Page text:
Global Warming Leads to Requests for Corporate Welfare
|January 9, 2007||Posted by Staff under Progress Report, The Progress Report|
OPEC Seeks Welfare Handouts
OPEC Tries to Act Like U.S. Corporations
by Peter Lardner
Publisher’s note: We’ve seen this before. Corporations are quick to turn against the free market as soon as they lose a privileged position — then they beg for handouts from taxpayers instead of working harder to meet marketplace needs. Now OPEC, the cartel of oil-producing nations, has decided to play the same game, seeking welfare payments as “compensation” if nations buy less of their oil. British Deputy Prime Minister John Prescott slammed OPEC countries on Wednesday for insisting on compensation should they sell less oil because the world successfully battles global warming.
“If they are prepared to give us money back from when (oil) was thirty dollars a barrel, I’d be very interested, but presumably they are not,” Prescott told reporters at United Nations climate talks in Buenos Aires.
The sentiment was supported by British Environment Minister Michael Meacher, who said that financial assistance should be given not to oil producers but to developing nations likely to suffer the most severe consequences of global warming, such as flood-stricken Honduras.
“There is a great deal of difference between compensating someone who has had a high oil price for a very long time … and assisting countries with rising sea levels – Bangladesh, Egypt, and island states,” Meacher told a news conference.
Environment ministers and negotiators from around the world have gathered at the November 2-13 summit to chart a course for implementing the 1997 Kyoto Protocol, which would commit developed countries to rein in fossil fuel and other emissions over the next two decades.
Any resulting shrinkage in world oil demand growth, as the industrialised world introduces new energy-related taxes aimed at curbing emissions, could cut deeply into the revenues of the Organisation of the Petroleum Exporting Countries and other oil-producing nations.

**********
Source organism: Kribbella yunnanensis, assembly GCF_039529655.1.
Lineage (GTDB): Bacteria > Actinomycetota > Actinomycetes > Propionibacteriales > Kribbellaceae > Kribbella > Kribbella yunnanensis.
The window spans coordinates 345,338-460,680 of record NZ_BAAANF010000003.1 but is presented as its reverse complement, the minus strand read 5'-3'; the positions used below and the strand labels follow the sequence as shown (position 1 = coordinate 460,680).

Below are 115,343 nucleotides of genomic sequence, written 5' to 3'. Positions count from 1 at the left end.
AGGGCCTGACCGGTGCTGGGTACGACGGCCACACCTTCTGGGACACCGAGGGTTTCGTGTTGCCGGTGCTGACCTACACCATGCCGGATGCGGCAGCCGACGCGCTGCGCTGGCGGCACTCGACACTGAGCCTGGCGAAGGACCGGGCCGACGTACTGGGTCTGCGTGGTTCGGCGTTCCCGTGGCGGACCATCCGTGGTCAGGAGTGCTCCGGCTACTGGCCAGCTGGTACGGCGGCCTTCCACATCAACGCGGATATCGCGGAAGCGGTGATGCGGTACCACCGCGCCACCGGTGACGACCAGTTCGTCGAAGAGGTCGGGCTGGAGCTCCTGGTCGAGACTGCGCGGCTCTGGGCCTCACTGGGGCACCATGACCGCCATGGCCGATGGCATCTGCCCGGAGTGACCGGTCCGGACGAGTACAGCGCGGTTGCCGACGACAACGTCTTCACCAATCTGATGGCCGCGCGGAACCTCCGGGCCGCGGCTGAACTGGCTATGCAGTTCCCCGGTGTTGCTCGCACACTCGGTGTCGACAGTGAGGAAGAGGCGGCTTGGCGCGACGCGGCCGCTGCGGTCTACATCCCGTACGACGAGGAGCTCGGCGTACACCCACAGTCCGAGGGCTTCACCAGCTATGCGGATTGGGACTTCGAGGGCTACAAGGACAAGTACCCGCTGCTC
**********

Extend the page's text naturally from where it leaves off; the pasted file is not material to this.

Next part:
OPEC itself predicts revenue losses of $30 billion per year annually by 2020.
In that light, Saudi Arabia, Kuwait, Venezuela, Qatar and other OPEC members have been determined to preserve wording in the Kyoto agreement that would allow for compensation to countries suffering adverse economic effects from actions taken by developed countries to reduce their emissions.
The text is aimed at providing assistance to developing countries that are forced to adapt to carbon-curbing measures and new technologies, and particularly to low-lying regions and island states most susceptible to climate change and accompanying rising sea levels.
Last week, OPEC said it feared the climate pact would cripple the petroleum-driven economies of its member countries.
“We are not against scientific or technological change, because this will benefit all of humanity. But we do not want to be punished unjustly and singled out,” Shokri Ghanem, OPEC Director of Research, told Reuters.
“OPEC is not against measures to clean the environment, but there should be some justice,” he said.
But Prescott said industrialised countries would likely oppose compensation to oil producers and that the oil cartel had raised similar complaints about the climate pact while in Kyoto.
“OPEC have their view. They feel it is a chance to make the case for compensation, and the Protocol does talk about a cost,” Prescott said.
“But OPEC at Kyoto didn’t want the agreement either,” he said.
Prescott added that delegates at the Buenos Aires conference were determined to come away with a positive result.
“What happened in the Latin American countries, what’s happening with the kind of droughts and floods and hurricanes, has made them feel they must go away from this conference with some sort of agreement,” Prescott said.
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